Diagnosis[edit]

The diameters of different segments of the large intestine can be compared to the width of lumbar vertebra 2 for more consistent reference ranges on abdominal x-rays.[8]
Ratios of large intestinal segments compared to lumbar vertebra 2, as 75th percentile, meaning that 25% of children normally have a ratio higher than this.[8]

The Rome process suggests a diagnosis of constipation in children fewer than 4 years old when the child has 2 or more of the following complaints for at least 1 month.[4] For children older than 4 years, there must be 2 of these complaints for at least 2 months.

  • 2 or fewer bowel movements per week
  • Passing large bowel movements
  • On physical exam, a doctor may find large amounts of feces within the child’s rectum.
  • A child who is already toilet trained has at least 1 accident per week involving a bowel movement.
  • Child demonstrates withholding behavior in which he or she actively tries not to pass a bowel movement.
  • Hard stools
  • Pain with defecation.

For children, the degree of constipation may be scored by the Leech or the Barr systems:

Areas used for the Leech system of constipation grading.
  • The Leech system assigns a score of 0 to 5 based on the amount of feces:[9]
  • 0: no visible feces
  • 1: scanty feces visible
  • 2: mild fecal loading
  • 3: moderate fecal loading
  • 4: severe fecal loading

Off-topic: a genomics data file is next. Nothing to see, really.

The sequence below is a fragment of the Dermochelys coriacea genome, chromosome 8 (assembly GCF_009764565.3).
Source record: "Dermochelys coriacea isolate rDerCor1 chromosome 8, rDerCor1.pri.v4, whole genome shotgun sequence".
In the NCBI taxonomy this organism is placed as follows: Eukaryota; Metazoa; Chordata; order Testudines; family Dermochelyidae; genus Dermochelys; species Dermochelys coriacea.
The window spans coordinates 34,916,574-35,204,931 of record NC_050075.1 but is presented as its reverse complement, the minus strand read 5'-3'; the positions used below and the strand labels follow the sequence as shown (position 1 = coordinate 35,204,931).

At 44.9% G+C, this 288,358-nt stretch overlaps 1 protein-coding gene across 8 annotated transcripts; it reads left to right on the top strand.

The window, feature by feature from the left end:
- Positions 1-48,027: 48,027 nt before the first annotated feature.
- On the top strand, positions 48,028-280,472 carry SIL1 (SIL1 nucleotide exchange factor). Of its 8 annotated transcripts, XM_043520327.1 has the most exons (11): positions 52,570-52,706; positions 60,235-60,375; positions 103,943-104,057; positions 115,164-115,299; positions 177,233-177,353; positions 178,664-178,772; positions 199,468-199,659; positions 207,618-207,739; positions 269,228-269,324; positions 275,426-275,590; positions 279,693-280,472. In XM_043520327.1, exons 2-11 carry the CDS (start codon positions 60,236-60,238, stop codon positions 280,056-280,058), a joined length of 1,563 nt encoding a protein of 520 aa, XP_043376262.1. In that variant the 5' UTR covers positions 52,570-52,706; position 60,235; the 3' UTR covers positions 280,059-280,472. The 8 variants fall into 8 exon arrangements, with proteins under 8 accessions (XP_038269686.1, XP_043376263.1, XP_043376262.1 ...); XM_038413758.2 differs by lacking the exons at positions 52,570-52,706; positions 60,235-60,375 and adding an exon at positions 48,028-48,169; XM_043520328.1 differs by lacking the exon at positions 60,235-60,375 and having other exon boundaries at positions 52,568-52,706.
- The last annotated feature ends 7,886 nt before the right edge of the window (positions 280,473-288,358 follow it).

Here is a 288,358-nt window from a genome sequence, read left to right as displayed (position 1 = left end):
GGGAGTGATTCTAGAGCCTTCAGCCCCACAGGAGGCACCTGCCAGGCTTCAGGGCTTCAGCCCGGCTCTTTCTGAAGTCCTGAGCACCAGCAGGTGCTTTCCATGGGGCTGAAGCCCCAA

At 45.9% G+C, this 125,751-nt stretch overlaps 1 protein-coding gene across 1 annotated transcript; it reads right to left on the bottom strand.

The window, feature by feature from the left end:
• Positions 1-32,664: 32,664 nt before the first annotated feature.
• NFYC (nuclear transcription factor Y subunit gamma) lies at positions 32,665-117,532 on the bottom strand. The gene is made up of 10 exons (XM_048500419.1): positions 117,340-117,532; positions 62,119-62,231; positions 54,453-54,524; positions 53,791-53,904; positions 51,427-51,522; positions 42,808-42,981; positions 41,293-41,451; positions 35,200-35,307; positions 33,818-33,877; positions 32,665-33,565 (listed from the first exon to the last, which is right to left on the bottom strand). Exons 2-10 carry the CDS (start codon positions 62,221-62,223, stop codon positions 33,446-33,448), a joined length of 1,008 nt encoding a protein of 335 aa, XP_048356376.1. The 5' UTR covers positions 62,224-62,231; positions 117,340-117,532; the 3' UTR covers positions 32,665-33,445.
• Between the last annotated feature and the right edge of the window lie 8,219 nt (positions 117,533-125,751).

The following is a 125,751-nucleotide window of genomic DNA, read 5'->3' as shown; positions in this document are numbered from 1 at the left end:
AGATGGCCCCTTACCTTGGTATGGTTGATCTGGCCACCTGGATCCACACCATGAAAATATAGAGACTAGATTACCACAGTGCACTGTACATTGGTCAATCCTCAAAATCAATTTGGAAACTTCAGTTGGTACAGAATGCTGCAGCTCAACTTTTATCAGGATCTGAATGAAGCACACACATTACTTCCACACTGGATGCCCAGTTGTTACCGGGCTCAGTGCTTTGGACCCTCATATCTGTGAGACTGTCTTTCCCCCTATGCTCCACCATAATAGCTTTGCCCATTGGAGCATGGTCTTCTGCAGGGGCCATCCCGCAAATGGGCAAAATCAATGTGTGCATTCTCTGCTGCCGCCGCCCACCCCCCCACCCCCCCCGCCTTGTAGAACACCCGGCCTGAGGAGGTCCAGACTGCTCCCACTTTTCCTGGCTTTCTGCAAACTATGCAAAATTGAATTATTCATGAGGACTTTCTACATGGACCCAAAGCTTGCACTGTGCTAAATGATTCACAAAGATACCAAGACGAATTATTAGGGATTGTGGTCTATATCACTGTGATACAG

• 5: severe fecal loading with bowel dilatation
These score are assigned separately for the right colon, the left colon and the rectosigmoid colon, resulting in a maximum score of 15. A Leech score of 9 or greater is regarded as positive for constipation.[9]
  • The Barr system rates both the amount and consistency of the faeces, and assigns a score separately for the ascending colon, transverse colon, descending colon and rectum. Its maximum score is 22, and a score of 10 or greater is regarded as positive for constipation.[10]

Treatment[edit]

Lactulose and milk of magnesia have been compared with polyethylene glycol (PEG) in children. All had similar side effects, but PEG was more effective at treating constipation.[11][12] Osmotic laxatives are recommended over stimulant laxatives.[13]

Epidemiology[edit]

There is wide variation in the rates of constipation as reported by research in various countries.[14] The variation in research data makes it challenging to describe the true global situation.[14]

Approximately 3% of children have constipation, with girls and boys being equally affected.[4] With constipation accounting for approximately 5% of general pediatrician visits and 25% of pediatric gastroenterologist visits, the symptom carries a significant financial impact upon our healthcare system.[1]

Society and culture[edit]

Constipation is often emotionally stressful for children and their caregivers.[15] It is common for parents to bring their children to doctors for this condition.[15] The experience of going to a doctor for this can be stressful.[15]

Too often, children at doctors receive unnecessary health care when they get medical imaging for constipation.[16] Children should only get tests when there is an indication.[16]

References[edit]

  1. ^ a b c d Colombo, Jennifer M.; Wassom, Matthew C.; Rosen, John M. (2015-09-01). "Constipation and Encopresis in Childhood". Pediatrics in Review. 36 (9): 392–401, quiz 402. doi:10.1542/pir.36-9-392. ISSN 1526-3347. PMID 26330473.